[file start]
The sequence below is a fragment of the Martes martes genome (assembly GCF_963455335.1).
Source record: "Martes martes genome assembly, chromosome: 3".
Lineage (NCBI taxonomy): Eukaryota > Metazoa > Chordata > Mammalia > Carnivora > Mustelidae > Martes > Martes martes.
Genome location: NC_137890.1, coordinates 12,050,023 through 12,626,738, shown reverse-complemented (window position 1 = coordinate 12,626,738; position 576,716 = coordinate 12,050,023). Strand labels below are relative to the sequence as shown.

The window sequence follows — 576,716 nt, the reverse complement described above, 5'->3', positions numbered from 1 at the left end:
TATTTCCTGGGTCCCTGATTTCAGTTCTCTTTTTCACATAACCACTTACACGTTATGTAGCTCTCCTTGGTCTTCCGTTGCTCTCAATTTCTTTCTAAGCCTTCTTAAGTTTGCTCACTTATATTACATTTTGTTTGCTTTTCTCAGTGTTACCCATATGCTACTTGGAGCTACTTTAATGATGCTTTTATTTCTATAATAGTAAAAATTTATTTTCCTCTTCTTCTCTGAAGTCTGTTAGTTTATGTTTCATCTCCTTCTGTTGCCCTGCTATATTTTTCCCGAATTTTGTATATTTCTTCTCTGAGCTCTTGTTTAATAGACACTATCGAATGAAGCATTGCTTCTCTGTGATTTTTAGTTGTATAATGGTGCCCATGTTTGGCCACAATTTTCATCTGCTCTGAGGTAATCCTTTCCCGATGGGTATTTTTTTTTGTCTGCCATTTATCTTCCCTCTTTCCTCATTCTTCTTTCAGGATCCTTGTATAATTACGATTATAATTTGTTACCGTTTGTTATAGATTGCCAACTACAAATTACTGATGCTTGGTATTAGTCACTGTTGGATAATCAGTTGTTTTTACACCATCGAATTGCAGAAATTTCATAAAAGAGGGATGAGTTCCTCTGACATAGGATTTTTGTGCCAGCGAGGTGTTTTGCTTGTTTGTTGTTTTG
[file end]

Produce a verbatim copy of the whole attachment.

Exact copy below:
The sequence below is a fragment of the Martes martes genome (assembly GCF_963455335.1).
Source record: "Martes martes genome assembly, chromosome: 3".
Lineage (NCBI taxonomy): Eukaryota > Metazoa > Chordata > Mammalia > Carnivora > Mustelidae > Martes > Martes martes.
Genome location: NC_137890.1, coordinates 12,050,023 through 12,626,738, shown reverse-complemented (window position 1 = coordinate 12,626,738; position 576,716 = coordinate 12,050,023). Strand labels below are relative to the sequence as shown.

The window sequence follows — 576,716 nt, the reverse complement described above, 5'->3', positions numbered from 1 at the left end:
TATTTCCTGGGTCCCTGATTTCAGTTCTCTTTTTCACATAACCACTTACACGTTATGTAGCTCTCCTTGGTCTTCCGTTGCTCTCAATTTCTTTCTAAGCCTTCTTAAGTTTGCTCACTTATATTACATTTTGTTTGCTTTTCTCAGTGTTACCCATATGCTACTTGGAGCTACTTTAATGATGCTTTTATTTCTATAATAGTAAAAATTTATTTTCCTCTTCTTCTCTGAAGTCTGTTAGTTTATGTTTCATCTCCTTCTGTTGCCCTGCTATATTTTTCCCGAATTTTGTATATTTCTTCTCTGAGCTCTTGTTTAATAGACACTATCGAATGAAGCATTGCTTCTCTGTGATTTTTAGTTGTATAATGGTGCCCATGTTTGGCCACAATTTTCATCTGCTCTGAGGTAATCCTTTCCCGATGGGTATTTTTTTTTGTCTGCCATTTATCTTCCCTCTTTCCTCATTCTTCTTTCAGGATCCTTGTATAATTACGATTATAATTTGTTACCGTTTGTTATAGATTGCCAACTACAAATTACTGATGCTTGGTATTAGTCACTGTTGGATAATCAGTTGTTTTTACACCATCGAATTGCAGAAATTTCATAAAAGAGGGATGAGTTCCTCTGACATAGGATTTTTGTGCCAGCGAGGTGTTTTGCTTGTTTGTTGTTTTG